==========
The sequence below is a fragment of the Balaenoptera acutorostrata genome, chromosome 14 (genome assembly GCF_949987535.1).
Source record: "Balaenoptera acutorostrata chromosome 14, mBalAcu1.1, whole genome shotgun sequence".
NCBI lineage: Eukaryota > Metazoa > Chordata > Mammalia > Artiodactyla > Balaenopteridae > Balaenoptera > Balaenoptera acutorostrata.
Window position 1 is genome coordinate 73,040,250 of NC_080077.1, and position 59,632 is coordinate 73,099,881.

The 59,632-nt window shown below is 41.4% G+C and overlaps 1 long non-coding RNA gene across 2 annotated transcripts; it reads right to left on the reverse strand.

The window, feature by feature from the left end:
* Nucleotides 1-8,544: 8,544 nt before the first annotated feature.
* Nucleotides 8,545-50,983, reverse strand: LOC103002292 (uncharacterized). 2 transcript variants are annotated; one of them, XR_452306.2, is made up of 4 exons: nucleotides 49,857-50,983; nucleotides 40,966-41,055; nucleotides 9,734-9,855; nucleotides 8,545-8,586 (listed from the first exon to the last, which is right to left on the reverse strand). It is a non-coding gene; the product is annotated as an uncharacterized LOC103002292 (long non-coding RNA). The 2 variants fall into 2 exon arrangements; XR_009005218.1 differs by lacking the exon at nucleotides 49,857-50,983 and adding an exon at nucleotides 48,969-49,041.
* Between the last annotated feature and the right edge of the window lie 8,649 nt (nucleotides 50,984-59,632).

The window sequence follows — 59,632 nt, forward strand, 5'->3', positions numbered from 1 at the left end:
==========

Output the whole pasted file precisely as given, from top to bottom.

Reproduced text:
The sequence below is a fragment of the Balaenoptera acutorostrata genome, chromosome 14 (genome assembly GCF_949987535.1).
Source record: "Balaenoptera acutorostrata chromosome 14, mBalAcu1.1, whole genome shotgun sequence".
NCBI lineage: Eukaryota > Metazoa > Chordata > Mammalia > Artiodactyla > Balaenopteridae > Balaenoptera > Balaenoptera acutorostrata.
Window position 1 is genome coordinate 73,040,250 of NC_080077.1, and position 59,632 is coordinate 73,099,881.

The 59,632-nt window shown below is 41.4% G+C and overlaps 1 long non-coding RNA gene across 2 annotated transcripts; it reads right to left on the reverse strand.

The window, feature by feature from the left end:
* Nucleotides 1-8,544: 8,544 nt before the first annotated feature.
* Nucleotides 8,545-50,983, reverse strand: LOC103002292 (uncharacterized). 2 transcript variants are annotated; one of them, XR_452306.2, is made up of 4 exons: nucleotides 49,857-50,983; nucleotides 40,966-41,055; nucleotides 9,734-9,855; nucleotides 8,545-8,586 (listed from the first exon to the last, which is right to left on the reverse strand). It is a non-coding gene; the product is annotated as an uncharacterized LOC103002292 (long non-coding RNA). The 2 variants fall into 2 exon arrangements; XR_009005218.1 differs by lacking the exon at nucleotides 49,857-50,983 and adding an exon at nucleotides 48,969-49,041.
* Between the last annotated feature and the right edge of the window lie 8,649 nt (nucleotides 50,984-59,632).

The window sequence follows — 59,632 nt, forward strand, 5'->3', positions numbered from 1 at the left end: